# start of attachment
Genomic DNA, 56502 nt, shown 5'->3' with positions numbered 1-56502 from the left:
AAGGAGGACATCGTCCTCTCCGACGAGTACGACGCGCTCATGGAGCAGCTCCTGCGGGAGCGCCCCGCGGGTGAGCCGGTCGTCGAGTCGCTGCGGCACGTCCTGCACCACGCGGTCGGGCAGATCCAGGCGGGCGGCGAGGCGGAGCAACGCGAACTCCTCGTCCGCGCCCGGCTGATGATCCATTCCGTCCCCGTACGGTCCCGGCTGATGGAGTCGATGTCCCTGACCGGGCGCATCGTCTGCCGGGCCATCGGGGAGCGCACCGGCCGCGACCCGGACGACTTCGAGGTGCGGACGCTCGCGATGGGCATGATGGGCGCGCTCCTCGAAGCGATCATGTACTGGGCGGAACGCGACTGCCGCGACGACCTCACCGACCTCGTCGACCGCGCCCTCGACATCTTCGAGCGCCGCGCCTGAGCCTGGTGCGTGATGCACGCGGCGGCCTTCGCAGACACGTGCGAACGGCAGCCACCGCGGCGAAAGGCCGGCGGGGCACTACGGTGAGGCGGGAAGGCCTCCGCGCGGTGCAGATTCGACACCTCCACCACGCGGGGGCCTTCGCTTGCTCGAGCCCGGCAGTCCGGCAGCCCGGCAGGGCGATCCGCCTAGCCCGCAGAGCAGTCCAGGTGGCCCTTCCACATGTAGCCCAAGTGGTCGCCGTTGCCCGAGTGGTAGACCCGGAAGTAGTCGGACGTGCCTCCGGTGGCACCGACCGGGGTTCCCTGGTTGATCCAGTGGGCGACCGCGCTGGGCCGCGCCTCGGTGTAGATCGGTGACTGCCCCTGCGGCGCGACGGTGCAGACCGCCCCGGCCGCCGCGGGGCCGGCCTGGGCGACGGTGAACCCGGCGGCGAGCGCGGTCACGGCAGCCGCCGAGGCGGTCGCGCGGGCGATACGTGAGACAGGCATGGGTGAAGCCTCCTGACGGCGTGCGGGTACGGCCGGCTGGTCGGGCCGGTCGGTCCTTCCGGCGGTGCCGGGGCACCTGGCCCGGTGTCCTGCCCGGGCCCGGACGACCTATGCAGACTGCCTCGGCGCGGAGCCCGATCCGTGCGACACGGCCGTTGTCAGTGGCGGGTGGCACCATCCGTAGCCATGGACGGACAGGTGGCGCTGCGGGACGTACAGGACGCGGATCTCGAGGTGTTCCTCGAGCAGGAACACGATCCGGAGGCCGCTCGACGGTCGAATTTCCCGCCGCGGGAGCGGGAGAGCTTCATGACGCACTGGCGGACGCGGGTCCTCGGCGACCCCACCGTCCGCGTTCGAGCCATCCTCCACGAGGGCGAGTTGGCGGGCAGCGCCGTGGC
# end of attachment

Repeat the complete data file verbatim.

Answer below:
Genomic DNA, 56502 nt, shown 5'->3' with positions numbered 1-56502 from the left:
AAGGAGGACATCGTCCTCTCCGACGAGTACGACGCGCTCATGGAGCAGCTCCTGCGGGAGCGCCCCGCGGGTGAGCCGGTCGTCGAGTCGCTGCGGCACGTCCTGCACCACGCGGTCGGGCAGATCCAGGCGGGCGGCGAGGCGGAGCAACGCGAACTCCTCGTCCGCGCCCGGCTGATGATCCATTCCGTCCCCGTACGGTCCCGGCTGATGGAGTCGATGTCCCTGACCGGGCGCATCGTCTGCCGGGCCATCGGGGAGCGCACCGGCCGCGACCCGGACGACTTCGAGGTGCGGACGCTCGCGATGGGCATGATGGGCGCGCTCCTCGAAGCGATCATGTACTGGGCGGAACGCGACTGCCGCGACGACCTCACCGACCTCGTCGACCGCGCCCTCGACATCTTCGAGCGCCGCGCCTGAGCCTGGTGCGTGATGCACGCGGCGGCCTTCGCAGACACGTGCGAACGGCAGCCACCGCGGCGAAAGGCCGGCGGGGCACTACGGTGAGGCGGGAAGGCCTCCGCGCGGTGCAGATTCGACACCTCCACCACGCGGGGGCCTTCGCTTGCTCGAGCCCGGCAGTCCGGCAGCCCGGCAGGGCGATCCGCCTAGCCCGCAGAGCAGTCCAGGTGGCCCTTCCACATGTAGCCCAAGTGGTCGCCGTTGCCCGAGTGGTAGACCCGGAAGTAGTCGGACGTGCCTCCGGTGGCACCGACCGGGGTTCCCTGGTTGATCCAGTGGGCGACCGCGCTGGGCCGCGCCTCGGTGTAGATCGGTGACTGCCCCTGCGGCGCGACGGTGCAGACCGCCCCGGCCGCCGCGGGGCCGGCCTGGGCGACGGTGAACCCGGCGGCGAGCGCGGTCACGGCAGCCGCCGAGGCGGTCGCGCGGGCGATACGTGAGACAGGCATGGGTGAAGCCTCCTGACGGCGTGCGGGTACGGCCGGCTGGTCGGGCCGGTCGGTCCTTCCGGCGGTGCCGGGGCACCTGGCCCGGTGTCCTGCCCGGGCCCGGACGACCTATGCAGACTGCCTCGGCGCGGAGCCCGATCCGTGCGACACGGCCGTTGTCAGTGGCGGGTGGCACCATCCGTAGCCATGGACGGACAGGTGGCGCTGCGGGACGTACAGGACGCGGATCTCGAGGTGTTCCTCGAGCAGGAACACGATCCGGAGGCCGCTCGACGGTCGAATTTCCCGCCGCGGGAGCGGGAGAGCTTCATGACGCACTGGCGGACGCGGGTCCTCGGCGACCCCACCGTCCGCGTTCGAGCCATCCTCCACGAGGGCGAGTTGGCGGGCAGCGCCGTGGC